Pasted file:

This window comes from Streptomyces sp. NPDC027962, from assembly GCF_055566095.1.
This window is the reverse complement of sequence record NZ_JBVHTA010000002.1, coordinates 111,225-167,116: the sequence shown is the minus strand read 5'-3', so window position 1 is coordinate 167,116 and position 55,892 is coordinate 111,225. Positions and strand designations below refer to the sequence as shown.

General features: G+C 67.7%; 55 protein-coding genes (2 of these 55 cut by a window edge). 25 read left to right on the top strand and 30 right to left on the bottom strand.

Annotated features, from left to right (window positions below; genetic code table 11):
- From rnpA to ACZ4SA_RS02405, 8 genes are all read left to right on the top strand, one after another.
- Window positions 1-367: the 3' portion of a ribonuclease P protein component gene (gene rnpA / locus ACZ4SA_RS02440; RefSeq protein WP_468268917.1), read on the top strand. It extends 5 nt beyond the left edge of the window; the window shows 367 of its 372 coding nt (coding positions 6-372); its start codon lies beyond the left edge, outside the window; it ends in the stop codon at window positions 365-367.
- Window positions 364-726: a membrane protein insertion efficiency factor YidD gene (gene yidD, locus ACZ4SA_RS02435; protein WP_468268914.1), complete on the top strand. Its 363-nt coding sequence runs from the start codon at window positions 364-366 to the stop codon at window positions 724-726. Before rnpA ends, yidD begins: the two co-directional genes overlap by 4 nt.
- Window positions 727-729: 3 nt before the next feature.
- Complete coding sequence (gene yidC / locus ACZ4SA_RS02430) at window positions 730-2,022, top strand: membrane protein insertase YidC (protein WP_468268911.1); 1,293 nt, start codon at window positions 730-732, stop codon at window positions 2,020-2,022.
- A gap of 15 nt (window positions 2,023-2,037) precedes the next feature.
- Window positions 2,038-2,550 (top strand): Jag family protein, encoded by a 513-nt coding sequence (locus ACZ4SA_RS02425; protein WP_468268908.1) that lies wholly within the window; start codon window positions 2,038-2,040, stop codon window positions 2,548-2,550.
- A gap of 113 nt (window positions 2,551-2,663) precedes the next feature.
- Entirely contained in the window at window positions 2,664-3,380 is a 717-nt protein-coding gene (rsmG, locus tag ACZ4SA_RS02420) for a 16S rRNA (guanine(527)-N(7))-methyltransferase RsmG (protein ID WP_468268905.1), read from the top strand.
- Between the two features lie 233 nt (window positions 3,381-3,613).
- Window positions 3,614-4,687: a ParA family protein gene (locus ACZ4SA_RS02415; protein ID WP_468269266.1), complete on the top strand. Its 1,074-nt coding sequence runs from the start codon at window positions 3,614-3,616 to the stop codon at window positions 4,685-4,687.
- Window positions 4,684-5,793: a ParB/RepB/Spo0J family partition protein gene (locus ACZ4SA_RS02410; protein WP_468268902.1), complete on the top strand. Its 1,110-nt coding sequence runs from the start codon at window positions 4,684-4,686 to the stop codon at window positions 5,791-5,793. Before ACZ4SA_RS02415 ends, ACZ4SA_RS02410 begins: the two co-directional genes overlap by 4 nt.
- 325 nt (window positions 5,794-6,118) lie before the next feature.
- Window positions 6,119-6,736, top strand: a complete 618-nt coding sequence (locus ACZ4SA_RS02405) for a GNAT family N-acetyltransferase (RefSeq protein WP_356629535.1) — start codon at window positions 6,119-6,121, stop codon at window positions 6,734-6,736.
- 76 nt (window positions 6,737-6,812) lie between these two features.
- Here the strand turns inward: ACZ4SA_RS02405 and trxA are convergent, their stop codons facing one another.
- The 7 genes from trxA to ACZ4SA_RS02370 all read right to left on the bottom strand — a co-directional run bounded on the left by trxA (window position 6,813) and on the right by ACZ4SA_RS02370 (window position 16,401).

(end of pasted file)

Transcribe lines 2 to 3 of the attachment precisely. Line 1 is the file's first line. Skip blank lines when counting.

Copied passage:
This window is the reverse complement of sequence record NZ_JBVHTA010000002.1, coordinates 111,225-167,116: the sequence shown is the minus strand read 5'-3', so window position 1 is coordinate 167,116 and position 55,892 is coordinate 111,225. Positions and strand designations below refer to the sequence as shown.

General features: G+C 67.7%; 55 protein-coding genes (2 of these 55 cut by a window edge). 25 read left to right on the top strand and 30 right to left on the bottom strand.